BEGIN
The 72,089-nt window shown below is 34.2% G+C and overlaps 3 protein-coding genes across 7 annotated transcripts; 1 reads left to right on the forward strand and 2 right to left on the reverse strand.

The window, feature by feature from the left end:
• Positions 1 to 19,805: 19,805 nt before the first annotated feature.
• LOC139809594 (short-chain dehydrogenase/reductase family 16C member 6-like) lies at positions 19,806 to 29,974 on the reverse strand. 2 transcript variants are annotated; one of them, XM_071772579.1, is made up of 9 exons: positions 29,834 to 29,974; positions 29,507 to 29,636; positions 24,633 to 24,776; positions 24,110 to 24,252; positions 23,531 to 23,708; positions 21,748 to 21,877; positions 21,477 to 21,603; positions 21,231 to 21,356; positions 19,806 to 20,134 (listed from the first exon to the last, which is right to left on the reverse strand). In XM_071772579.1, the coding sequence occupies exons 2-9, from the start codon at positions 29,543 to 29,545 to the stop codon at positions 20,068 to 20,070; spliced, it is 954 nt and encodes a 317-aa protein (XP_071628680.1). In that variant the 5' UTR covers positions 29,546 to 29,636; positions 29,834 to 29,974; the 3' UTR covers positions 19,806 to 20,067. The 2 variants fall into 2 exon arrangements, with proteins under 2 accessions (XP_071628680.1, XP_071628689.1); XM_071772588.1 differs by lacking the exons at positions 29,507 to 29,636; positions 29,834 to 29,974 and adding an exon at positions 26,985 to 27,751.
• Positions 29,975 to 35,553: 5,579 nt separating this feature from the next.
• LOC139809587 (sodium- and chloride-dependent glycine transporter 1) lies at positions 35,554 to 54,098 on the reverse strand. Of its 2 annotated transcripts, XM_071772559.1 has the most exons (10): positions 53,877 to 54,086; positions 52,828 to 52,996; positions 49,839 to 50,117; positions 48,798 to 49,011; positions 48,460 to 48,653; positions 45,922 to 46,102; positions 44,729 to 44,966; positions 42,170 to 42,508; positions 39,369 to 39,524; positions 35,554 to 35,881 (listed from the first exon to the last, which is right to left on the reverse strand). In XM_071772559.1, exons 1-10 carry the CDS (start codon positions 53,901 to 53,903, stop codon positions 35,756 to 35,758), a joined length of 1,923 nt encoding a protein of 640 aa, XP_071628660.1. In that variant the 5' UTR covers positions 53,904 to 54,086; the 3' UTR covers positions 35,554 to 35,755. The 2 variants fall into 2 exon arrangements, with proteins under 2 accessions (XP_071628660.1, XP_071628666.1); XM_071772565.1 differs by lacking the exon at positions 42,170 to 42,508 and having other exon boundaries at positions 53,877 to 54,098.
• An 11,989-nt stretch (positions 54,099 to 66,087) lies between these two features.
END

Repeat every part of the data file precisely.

The 72,089-nt window shown below is 34.2% G+C and overlaps 3 protein-coding genes across 7 annotated transcripts; 1 reads left to right on the forward strand and 2 right to left on the reverse strand.

The window, feature by feature from the left end:
• Positions 1 to 19,805: 19,805 nt before the first annotated feature.
• LOC139809594 (short-chain dehydrogenase/reductase family 16C member 6-like) lies at positions 19,806 to 29,974 on the reverse strand. 2 transcript variants are annotated; one of them, XM_071772579.1, is made up of 9 exons: positions 29,834 to 29,974; positions 29,507 to 29,636; positions 24,633 to 24,776; positions 24,110 to 24,252; positions 23,531 to 23,708; positions 21,748 to 21,877; positions 21,477 to 21,603; positions 21,231 to 21,356; positions 19,806 to 20,134 (listed from the first exon to the last, which is right to left on the reverse strand). In XM_071772579.1, the coding sequence occupies exons 2-9, from the start codon at positions 29,543 to 29,545 to the stop codon at positions 20,068 to 20,070; spliced, it is 954 nt and encodes a 317-aa protein (XP_071628680.1). In that variant the 5' UTR covers positions 29,546 to 29,636; positions 29,834 to 29,974; the 3' UTR covers positions 19,806 to 20,067. The 2 variants fall into 2 exon arrangements, with proteins under 2 accessions (XP_071628680.1, XP_071628689.1); XM_071772588.1 differs by lacking the exons at positions 29,507 to 29,636; positions 29,834 to 29,974 and adding an exon at positions 26,985 to 27,751.
• Positions 29,975 to 35,553: 5,579 nt separating this feature from the next.
• LOC139809587 (sodium- and chloride-dependent glycine transporter 1) lies at positions 35,554 to 54,098 on the reverse strand. Of its 2 annotated transcripts, XM_071772559.1 has the most exons (10): positions 53,877 to 54,086; positions 52,828 to 52,996; positions 49,839 to 50,117; positions 48,798 to 49,011; positions 48,460 to 48,653; positions 45,922 to 46,102; positions 44,729 to 44,966; positions 42,170 to 42,508; positions 39,369 to 39,524; positions 35,554 to 35,881 (listed from the first exon to the last, which is right to left on the reverse strand). In XM_071772559.1, exons 1-10 carry the CDS (start codon positions 53,901 to 53,903, stop codon positions 35,756 to 35,758), a joined length of 1,923 nt encoding a protein of 640 aa, XP_071628660.1. In that variant the 5' UTR covers positions 53,904 to 54,086; the 3' UTR covers positions 35,554 to 35,755. The 2 variants fall into 2 exon arrangements, with proteins under 2 accessions (XP_071628660.1, XP_071628666.1); XM_071772565.1 differs by lacking the exon at positions 42,170 to 42,508 and having other exon boundaries at positions 53,877 to 54,098.
• An 11,989-nt stretch (positions 54,099 to 66,087) lies between these two features.